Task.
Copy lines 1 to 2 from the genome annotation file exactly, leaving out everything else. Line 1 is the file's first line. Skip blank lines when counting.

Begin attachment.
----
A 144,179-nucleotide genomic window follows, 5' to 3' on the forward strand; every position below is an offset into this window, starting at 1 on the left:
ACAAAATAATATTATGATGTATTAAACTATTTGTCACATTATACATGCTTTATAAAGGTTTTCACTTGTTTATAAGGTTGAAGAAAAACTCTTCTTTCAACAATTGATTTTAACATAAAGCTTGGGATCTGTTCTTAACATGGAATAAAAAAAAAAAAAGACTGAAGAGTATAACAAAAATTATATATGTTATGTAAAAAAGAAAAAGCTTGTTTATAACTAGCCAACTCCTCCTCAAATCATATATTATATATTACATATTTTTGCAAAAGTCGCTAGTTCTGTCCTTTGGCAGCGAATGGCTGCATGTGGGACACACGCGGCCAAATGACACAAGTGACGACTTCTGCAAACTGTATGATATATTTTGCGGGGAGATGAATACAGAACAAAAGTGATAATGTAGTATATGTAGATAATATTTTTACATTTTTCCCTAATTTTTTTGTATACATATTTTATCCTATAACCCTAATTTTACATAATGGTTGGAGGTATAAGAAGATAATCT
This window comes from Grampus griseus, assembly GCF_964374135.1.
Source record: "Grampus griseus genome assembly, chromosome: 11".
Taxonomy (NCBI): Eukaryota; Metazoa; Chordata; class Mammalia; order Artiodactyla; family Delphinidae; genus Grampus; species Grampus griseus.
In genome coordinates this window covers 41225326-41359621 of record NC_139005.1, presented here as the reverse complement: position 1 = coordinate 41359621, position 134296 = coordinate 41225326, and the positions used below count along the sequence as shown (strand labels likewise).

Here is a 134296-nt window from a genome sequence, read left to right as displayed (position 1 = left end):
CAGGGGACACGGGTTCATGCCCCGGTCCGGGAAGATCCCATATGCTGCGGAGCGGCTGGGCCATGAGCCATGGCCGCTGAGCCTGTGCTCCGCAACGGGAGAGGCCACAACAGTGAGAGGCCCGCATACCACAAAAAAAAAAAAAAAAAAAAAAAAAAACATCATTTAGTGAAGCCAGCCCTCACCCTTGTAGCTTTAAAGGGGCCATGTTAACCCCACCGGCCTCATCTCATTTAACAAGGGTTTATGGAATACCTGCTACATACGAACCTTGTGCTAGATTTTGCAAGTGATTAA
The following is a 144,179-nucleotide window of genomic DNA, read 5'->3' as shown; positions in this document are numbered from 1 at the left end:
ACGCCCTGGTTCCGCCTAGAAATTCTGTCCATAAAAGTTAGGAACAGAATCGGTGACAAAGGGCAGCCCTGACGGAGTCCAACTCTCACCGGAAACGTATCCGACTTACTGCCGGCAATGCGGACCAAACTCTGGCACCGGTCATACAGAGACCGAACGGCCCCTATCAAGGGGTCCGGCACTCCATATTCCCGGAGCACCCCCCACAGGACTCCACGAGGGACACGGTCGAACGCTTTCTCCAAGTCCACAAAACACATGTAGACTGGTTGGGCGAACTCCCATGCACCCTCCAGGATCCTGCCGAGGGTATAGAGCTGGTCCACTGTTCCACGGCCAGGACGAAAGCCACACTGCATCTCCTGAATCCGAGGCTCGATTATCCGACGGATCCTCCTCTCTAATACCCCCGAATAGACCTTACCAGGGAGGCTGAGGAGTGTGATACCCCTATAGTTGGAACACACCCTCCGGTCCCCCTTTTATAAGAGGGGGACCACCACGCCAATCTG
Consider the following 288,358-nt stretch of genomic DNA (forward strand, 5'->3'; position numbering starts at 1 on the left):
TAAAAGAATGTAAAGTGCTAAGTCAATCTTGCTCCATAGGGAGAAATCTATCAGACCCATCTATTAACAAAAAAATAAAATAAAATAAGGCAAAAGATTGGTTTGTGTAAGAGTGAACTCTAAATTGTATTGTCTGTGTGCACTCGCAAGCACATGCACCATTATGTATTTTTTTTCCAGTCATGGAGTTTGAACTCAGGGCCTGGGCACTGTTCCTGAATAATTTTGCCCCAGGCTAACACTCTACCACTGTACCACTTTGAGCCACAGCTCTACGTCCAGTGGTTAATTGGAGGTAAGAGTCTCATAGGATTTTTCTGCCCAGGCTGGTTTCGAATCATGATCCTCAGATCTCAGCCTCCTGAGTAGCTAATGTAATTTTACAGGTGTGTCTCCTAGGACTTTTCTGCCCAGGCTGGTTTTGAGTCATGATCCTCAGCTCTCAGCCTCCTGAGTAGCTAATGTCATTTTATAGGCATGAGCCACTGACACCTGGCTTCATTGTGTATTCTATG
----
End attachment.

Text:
A 144,179-nucleotide genomic window follows, 5' to 3' on the forward strand; every position below is an offset into this window, starting at 1 on the left:
ACAAAATAATATTATGATGTATTAAACTATTTGTCACATTATACATGCTTTATAAAGGTTTTCACTTGTTTATAAGGTTGAAGAAAAACTCTTCTTTCAACAATTGATTTTAACATAAAGCTTGGGATCTGTTCTTAACATGGAATAAAAAAAAAAAAAGACTGAAGAGTATAACAAAAATTATATATGTTATGTAAAAAAGAAAAAGCTTGTTTATAACTAGCCAACTCCTCCTCAAATCATATATTATATATTACATATTTTTGCAAAAGTCGCTAGTTCTGTCCTTTGGCAGCGAATGGCTGCATGTGGGACACACGCGGCCAAATGACACAAGTGACGACTTCTGCAAACTGTATGATATATTTTGCGGGGAGATGAATACAGAACAAAAGTGATAATGTAGTATATGTAGATAATATTTTTACATTTTTCCCTAATTTTTTTGTATACATATTTTATCCTATAACCCTAATTTTACATAATGGTTGGAGGTATAAGAAGATAATCT